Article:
The witness disputed that Denrose was the plaintiff’s agent and said that the plaintiff never got his money back from Denrose. The witness produced as exhibit 6, a letter dated 7 February 2007 from the first defendant’s legal practitioners to the plaintiff’s legal practitioners. The letter states inter alia that the agreement that the plaintiff was seeking to enforce was formally terminated and cancelled by the first defendant and that this was communicated to the plaintiff “through the agents Messrs Renson Real Estate.” the letter further states that the termination was occasioned by the plaintiff’s failure to meet the pertinent terms of the agreement and that the first defendant had instructed them to demand that the plaintiff vacates and hands over the keys to the premises failing which legal proceedings would be instituted for the said relief. The plaintiff then communicated with legal practitioners and since then the witness was not aware of any further attempts thereafter to evict the plaintiff.
When the keys to the flat were handed to his father by Denrose the indication made was that they could have the keys as they had paid in full for the flat and the only outstanding issue was the cession. He disputed the suggestion made that the keys had been given to them only for purposes of viewing the property. He said that they had viewed the property in September 2006 and were not given the keys then. He was not at any time given any written notice that there was a breach on the plaintiff’s part which was to be remedied. With regards to the contents of exh 3 the witness said that neither the plaintiff nor he instructed Denrose to invest the money and that Denrose was supposed to pay the money to the first defendant.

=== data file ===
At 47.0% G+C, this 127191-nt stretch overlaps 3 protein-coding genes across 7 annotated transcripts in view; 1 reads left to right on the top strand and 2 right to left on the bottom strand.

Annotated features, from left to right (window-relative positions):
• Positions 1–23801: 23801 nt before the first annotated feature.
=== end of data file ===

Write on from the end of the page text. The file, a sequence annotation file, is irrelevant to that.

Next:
The witness produced as exh 7 a letter dated 9 November 2007 from the Ministry of Local Government, Public Works and Urban Development stating that the Ministry would not consent to the cession of the first defendant’s rights and interests in the property to the plaintiff. The witness said that it was because of that letter that the plaintiff is now only pursuing the claim for damages only. It was at this stage that both legal practitioners advised the court that they had agreed that if the alternative order for damages is granted the award should be in an amount of USD22 000.
The witness said that he does not know the date when the amount of $6 500 000 was paid by the plaintiff into Denrose’s account. (NB) They only received the information from Denrose that that amount had been paid and when they asked for cession to be effected after payment was made the agent told them that they were waiting for the person who was going to come from Bulawayo (presumably Felix Dzumbunu) to sign the cession forms.
The second and last witness to testify for the plaintiff was Tawona Mike Munetsiwa Makope. He is the father of the last witness and the plaintiff. He said that after the plaintiff had seen an advertisement in the newspaper while he was in the United Kingdom, he telephoned him and asked him to go and see one Patrick Disban at Denrose. Patrick took them to view a residential flat. After that and on 4 September 2006, Memory, the last witness, signed an agreement of sale, exh 2, in his presence. They were told to go back home and return the following day in order for cession to be effected. When they went back to Denrose the following day they were told that Mr. Dzumbunu from Bulawayo had not arrived to attend to the cession. They were told to come back the following day. They did and were again told that Mr. Dzumbunu had not yet come from Bulawayo but had made arrangements with his brother, one Geofrey Dzumbunu who was said to stay in Sunningdale. The witness and members of his family went back to Denrose the following day and again there was no attendance by the seller. To date cession has not been done.